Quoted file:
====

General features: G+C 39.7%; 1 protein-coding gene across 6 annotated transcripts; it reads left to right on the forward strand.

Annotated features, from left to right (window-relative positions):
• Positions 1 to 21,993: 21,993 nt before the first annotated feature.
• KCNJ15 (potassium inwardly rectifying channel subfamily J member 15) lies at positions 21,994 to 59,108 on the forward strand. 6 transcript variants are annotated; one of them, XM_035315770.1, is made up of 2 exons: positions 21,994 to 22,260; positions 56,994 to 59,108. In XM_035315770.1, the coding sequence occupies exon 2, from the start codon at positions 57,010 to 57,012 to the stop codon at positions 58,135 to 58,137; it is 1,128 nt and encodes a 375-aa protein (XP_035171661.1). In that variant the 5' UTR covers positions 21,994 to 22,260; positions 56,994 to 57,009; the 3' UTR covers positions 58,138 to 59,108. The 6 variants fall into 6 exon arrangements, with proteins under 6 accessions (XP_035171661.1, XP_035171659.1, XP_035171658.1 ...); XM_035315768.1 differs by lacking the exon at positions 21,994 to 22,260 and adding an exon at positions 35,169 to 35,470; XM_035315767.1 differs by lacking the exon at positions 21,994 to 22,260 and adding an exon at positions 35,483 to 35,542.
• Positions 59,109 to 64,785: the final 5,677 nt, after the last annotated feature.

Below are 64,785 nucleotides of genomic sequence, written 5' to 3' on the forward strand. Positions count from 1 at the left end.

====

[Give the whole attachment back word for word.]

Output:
General features: G+C 39.7%; 1 protein-coding gene across 6 annotated transcripts; it reads left to right on the forward strand.

Annotated features, from left to right (window-relative positions):
• Positions 1 to 21,993: 21,993 nt before the first annotated feature.
• KCNJ15 (potassium inwardly rectifying channel subfamily J member 15) lies at positions 21,994 to 59,108 on the forward strand. 6 transcript variants are annotated; one of them, XM_035315770.1, is made up of 2 exons: positions 21,994 to 22,260; positions 56,994 to 59,108. In XM_035315770.1, the coding sequence occupies exon 2, from the start codon at positions 57,010 to 57,012 to the stop codon at positions 58,135 to 58,137; it is 1,128 nt and encodes a 375-aa protein (XP_035171661.1). In that variant the 5' UTR covers positions 21,994 to 22,260; positions 56,994 to 57,009; the 3' UTR covers positions 58,138 to 59,108. The 6 variants fall into 6 exon arrangements, with proteins under 6 accessions (XP_035171661.1, XP_035171659.1, XP_035171658.1 ...); XM_035315768.1 differs by lacking the exon at positions 21,994 to 22,260 and adding an exon at positions 35,169 to 35,470; XM_035315767.1 differs by lacking the exon at positions 21,994 to 22,260 and adding an exon at positions 35,483 to 35,542.
• Positions 59,109 to 64,785: the final 5,677 nt, after the last annotated feature.

Below are 64,785 nucleotides of genomic sequence, written 5' to 3' on the forward strand. Positions count from 1 at the left end.